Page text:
Racked is no longer publishing. Thank you to everyone who read our work over the years. The archives will remain available here; for new stories, head over to Vox.com, where our staff is covering consumer culture for The Goods by Vox. You can also see what we’re up to by signing up here.
I discovered John Frieda’s Frizz-Ease the very first week I lived in the United States. I was 11 years old, armed with an old copy of YM and enamored with everything that the US had to offer.
I’d never seen so many gorgeous advertisements in my life. The page that Frizz-Ease occupied showed the same blonde girl with three different hairstyles. In the first, she had snarled, tangled hair of mermaid length and a displeased pout on her face. In the second she had shiny, tight ringlets and a happier disposition. In the last, her hair was sleek and straight, her chin angled so that everything about her seemed feline, imbued with a sexual power that I could recognize even if I could not yet identify. I ripped the page out of the magazine, taking the advertisement with me when we moved into our first house in Houston. I looked for the product in the aisles of the Walmart where my parents perused towels and pillowcases. I looked for the product at Eckerds, where we went to develop camera film. I looked for the product in the Sally’s Beauty Supply I forced my mother to take me to, finally finding the slim bottle wedged between hairspray and mousse.
The next day, after my shower, I emptied half of the bottle into my palm and drenched my hair. It retained a kind of oily glossiness for the remainder of the day, and every time I raked my fingers through it, my palms ended up sticky. I did not magically transform into the confident woman in the magazine advertisement; if nothing else, I looked like I hadn’t washed my hair in weeks. I stopped using Frizz-Ease the next day, continuing to tie my hair into a neat ponytail. In Karachi, Pakistan, where I had lived previously, I wore a school uniform, and all of the other girls had similarly unimpressive hair. The sixth-grade girls in my new city came to school wearing makeup with their hair straightened or curled every morning. Frizz-Ease did not make me any more like them.
Later that year, less than six months after we moved to the United States, I convinced my mother to let me chop off my long, thick black hair. I was aiming for the same haircut as my mother, who I thought was the most beautiful woman in the world despite the fact that she wore her hair cropped close to her head. Unfortunately, we had very different types of hair; hers was straighter, thinner, the kind of hair that no one would describe as full, poofy, or large — all words people had used to describe mine. On my mother, the cut elongated her neck, making her look graceful like a swan when she moved her head in certain ways. On me, the haircut resembled the top of a lopsided apple. I immediately regretted the decision, wishing it would grow out; I even soaked pencil shavings in water and left them under my pillowcase after a website told me this would make my hair grow faster. In the months following, I would often unfold the John Frieda advertisement and stare at the woman in the photographs.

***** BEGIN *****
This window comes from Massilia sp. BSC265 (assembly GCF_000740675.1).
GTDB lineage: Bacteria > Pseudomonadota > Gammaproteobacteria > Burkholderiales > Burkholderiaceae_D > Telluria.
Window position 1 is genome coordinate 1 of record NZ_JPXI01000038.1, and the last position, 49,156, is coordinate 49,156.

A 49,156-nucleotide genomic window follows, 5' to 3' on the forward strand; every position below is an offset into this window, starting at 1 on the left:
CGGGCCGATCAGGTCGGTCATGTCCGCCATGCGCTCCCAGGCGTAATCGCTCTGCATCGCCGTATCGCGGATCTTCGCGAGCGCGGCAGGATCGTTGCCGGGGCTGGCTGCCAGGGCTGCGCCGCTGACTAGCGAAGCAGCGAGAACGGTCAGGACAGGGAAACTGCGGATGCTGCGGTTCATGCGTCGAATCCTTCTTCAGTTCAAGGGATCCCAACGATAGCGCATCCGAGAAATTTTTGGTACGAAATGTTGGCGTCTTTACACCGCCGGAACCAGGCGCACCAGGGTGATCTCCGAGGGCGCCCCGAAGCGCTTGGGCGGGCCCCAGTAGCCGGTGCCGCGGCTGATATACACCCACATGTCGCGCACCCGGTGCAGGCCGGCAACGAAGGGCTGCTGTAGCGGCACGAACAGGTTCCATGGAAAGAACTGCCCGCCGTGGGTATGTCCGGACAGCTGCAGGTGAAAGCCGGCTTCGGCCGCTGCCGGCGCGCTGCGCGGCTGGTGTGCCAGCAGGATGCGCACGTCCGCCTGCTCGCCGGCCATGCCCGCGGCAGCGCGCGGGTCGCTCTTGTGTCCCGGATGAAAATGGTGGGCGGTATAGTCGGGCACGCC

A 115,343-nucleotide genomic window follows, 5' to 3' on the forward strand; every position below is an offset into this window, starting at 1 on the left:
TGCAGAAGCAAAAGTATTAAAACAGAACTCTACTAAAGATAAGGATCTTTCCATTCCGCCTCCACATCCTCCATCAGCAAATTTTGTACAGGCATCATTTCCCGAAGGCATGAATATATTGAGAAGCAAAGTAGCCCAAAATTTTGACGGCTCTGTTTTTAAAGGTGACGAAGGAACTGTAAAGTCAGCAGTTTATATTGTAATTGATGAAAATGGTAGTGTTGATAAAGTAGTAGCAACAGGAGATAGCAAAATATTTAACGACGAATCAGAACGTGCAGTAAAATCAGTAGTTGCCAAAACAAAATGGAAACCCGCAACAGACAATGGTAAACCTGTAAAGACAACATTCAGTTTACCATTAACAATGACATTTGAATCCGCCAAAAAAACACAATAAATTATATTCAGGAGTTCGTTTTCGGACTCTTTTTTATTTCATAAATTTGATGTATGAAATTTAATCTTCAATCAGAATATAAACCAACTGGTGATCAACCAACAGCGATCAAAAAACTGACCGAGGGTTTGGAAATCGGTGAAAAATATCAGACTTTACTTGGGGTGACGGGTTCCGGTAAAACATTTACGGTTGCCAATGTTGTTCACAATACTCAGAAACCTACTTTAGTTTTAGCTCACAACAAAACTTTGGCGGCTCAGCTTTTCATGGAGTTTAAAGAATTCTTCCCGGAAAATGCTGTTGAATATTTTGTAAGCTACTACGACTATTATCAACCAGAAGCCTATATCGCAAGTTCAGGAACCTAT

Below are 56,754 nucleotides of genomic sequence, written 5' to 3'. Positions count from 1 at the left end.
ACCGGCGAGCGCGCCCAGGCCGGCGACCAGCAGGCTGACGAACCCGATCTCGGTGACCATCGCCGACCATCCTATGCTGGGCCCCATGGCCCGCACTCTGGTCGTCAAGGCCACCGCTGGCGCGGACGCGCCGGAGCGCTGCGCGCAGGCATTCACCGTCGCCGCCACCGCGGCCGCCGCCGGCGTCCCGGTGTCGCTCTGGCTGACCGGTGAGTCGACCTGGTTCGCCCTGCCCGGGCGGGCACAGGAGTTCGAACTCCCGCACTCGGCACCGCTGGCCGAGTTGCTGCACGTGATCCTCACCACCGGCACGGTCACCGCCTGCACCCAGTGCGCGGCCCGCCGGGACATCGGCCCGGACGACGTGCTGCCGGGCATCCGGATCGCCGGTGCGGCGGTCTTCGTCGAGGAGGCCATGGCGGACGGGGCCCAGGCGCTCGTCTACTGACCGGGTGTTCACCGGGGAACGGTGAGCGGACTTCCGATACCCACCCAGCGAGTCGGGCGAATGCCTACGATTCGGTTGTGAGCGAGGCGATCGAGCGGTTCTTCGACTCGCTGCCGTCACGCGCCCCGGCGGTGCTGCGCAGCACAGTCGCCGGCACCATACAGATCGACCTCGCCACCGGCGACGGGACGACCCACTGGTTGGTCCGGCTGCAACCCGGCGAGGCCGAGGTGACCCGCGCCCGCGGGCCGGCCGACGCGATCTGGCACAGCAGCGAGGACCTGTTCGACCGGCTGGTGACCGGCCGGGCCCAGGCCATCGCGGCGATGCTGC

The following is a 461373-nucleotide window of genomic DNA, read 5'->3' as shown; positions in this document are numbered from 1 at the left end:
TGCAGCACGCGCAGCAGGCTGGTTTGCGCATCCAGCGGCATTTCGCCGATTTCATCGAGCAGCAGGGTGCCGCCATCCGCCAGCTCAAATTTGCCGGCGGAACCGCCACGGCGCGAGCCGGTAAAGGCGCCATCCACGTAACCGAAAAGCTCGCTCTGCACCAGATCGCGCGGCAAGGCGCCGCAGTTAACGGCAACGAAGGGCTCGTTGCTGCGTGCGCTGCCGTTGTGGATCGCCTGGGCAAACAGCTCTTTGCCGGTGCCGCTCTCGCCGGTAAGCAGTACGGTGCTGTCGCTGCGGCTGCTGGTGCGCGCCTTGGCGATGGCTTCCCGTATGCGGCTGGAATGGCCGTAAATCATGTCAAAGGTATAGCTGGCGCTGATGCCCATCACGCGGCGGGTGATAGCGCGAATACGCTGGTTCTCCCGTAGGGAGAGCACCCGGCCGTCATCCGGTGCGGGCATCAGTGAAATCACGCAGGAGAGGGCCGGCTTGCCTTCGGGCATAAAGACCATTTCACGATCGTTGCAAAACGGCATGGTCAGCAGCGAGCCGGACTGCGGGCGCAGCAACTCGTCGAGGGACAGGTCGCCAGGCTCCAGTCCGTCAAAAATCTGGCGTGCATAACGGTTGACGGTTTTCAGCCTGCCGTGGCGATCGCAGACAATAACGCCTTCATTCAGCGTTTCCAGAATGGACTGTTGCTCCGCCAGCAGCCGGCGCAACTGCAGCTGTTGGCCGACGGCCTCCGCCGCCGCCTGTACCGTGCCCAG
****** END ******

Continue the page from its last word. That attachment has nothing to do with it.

When I’d first seen the ad, I didn’t yet have the critical thinking to know that a purchasable product could not transform my hair into the woman in the photograph. The more time I spent in the US, the more savvy I became about false advertising. I no longer believed in the magical properties of Frizz-Ease, but I did still believe that if I could have perfect, shiny hair, most of my problems would disappear.
A year and a half after living in the United States, my hair finally grew enough to skim my shoulders again, falling in a straight curtain that expanded into a trapezoid the further it moved down my neck. My mother explained that I needed a trim and took to me to a high-end salon for a haircut. I was almost 13, and this was the most adult thing my mother and I had done together. Over the course of the year, both she and I had realized just how unprepared we were to navigate a Texas middle school where girls shaved their legs, wore mascara, and cared about getting tans. She had never been particularly image-conscious and struggled with a daughter who wanted to keep altering how she looked. Most of our fights revolved around her inability to understand how much it mattered that I looked different from everyone else.
The salon was a compromise. My mother had come to the realization that she had no idea how to manage my hair, which was markedly different from her own. As the stylist parted and re-parted my wet hair, feathering its ends to add texture, my mother asked her questions, trying to learn how to help me. As the stylist answered her patiently, she squeezed a nickel-sized amount of John Frieda’s Frizz-Ease into her palm. “The silicone coats the hair,” she explained, “and this prevents the hair’s cuticle from puffing up in Houston’s humidity.”
I walked out of the salon after my first blow-dry with hair that looked remarkably close to the sleek, straight hair of the model in that photograph. That night, I stood in front of my mirror shaking my head, watching as my hair swished around me. I felt like a supermodel.
Frizz-Ease didn’t immediately change my relationship with my hair, but it did give me a necessary first step to understanding how my hair worked. Even today, without it, my hair inevitably poofs around my face, losing most of its structure. In the last 10 years, I’ve attempted to change serums, trying both cheaper and more expensive items with vastly disappointing results. John Frieda’s Frizz-Ease is still my desert-island item — I can live without eyeliner, mascara, even a comfortable bra, but this bottle comes with me wherever I go.